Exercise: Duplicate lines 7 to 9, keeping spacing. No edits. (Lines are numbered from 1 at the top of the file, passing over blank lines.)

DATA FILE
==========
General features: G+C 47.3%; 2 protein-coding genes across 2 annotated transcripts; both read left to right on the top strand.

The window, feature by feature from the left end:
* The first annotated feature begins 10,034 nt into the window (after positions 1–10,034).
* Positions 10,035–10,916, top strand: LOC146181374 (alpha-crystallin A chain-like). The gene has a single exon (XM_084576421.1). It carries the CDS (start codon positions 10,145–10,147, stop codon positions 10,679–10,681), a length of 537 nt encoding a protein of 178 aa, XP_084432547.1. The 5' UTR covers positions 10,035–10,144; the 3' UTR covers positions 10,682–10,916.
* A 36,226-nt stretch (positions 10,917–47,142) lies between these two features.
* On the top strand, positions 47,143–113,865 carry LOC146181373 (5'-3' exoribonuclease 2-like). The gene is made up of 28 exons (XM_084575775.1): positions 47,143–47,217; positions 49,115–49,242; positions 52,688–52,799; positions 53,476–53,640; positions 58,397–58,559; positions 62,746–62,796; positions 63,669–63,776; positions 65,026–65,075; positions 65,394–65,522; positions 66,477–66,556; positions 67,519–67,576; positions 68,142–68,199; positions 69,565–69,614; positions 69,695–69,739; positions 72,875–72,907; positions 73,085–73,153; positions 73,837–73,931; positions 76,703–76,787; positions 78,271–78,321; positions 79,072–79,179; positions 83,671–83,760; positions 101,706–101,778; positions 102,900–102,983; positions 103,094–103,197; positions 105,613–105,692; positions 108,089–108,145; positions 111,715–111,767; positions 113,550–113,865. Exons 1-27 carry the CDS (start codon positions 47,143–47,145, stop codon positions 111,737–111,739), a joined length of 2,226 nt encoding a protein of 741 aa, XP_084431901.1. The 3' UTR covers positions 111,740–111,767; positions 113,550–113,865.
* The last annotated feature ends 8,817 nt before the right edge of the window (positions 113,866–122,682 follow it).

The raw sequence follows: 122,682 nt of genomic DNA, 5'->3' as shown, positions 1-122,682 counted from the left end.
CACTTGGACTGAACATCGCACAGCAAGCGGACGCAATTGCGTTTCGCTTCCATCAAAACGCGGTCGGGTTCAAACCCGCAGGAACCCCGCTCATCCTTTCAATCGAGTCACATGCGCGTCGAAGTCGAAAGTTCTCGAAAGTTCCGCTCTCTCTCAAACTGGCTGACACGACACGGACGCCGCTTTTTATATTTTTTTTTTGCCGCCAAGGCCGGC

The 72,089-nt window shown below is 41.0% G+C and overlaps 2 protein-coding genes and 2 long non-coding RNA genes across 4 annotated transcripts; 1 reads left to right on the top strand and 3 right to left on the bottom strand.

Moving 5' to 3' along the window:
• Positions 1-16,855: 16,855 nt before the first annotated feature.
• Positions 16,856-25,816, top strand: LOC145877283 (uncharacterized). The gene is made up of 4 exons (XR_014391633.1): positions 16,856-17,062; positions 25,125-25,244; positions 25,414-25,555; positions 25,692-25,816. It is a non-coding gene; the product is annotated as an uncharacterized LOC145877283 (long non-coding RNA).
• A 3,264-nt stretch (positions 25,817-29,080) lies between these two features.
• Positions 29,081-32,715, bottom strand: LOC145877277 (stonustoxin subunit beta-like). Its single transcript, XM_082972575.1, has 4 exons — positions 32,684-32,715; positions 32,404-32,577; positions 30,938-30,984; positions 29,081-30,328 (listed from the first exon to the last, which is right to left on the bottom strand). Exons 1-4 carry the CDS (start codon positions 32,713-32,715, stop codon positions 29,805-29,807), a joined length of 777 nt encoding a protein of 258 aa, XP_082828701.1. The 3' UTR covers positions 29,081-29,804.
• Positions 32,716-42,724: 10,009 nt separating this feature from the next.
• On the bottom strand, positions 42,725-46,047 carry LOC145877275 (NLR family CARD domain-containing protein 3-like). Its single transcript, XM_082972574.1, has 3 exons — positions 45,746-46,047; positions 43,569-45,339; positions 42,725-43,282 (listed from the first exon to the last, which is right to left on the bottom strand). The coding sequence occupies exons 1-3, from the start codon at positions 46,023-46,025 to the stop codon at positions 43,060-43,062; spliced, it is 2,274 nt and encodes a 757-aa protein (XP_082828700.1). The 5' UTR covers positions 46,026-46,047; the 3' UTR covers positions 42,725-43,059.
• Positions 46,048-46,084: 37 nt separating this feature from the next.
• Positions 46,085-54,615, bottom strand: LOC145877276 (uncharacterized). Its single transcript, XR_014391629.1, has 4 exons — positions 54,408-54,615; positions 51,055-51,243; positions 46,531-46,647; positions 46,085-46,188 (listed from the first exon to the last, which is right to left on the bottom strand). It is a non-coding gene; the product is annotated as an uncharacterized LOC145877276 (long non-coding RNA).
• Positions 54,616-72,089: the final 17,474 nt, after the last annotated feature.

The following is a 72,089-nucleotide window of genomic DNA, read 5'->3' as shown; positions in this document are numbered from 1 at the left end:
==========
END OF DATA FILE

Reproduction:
* The last annotated feature ends 8,817 nt before the right edge of the window (positions 113,866–122,682 follow it).

The raw sequence follows: 122,682 nt of genomic DNA, 5'->3' as shown, positions 1-122,682 counted from the left end.
CACTTGGACTGAACATCGCACAGCAAGCGGACGCAATTGCGTTTCGCTTCCATCAAAACGCGGTCGGGTTCAAACCCGCAGGAACCCCGCTCATCCTTTCAATCGAGTCACATGCGCGTCGAAGTCGAAAGTTCTCGAAAGTTCCGCTCTCTCTCAAACTGGCTGACACGACACGGACGCCGCTTTTTATATTTTTTTTTTGCCGCCAAGGCCGGC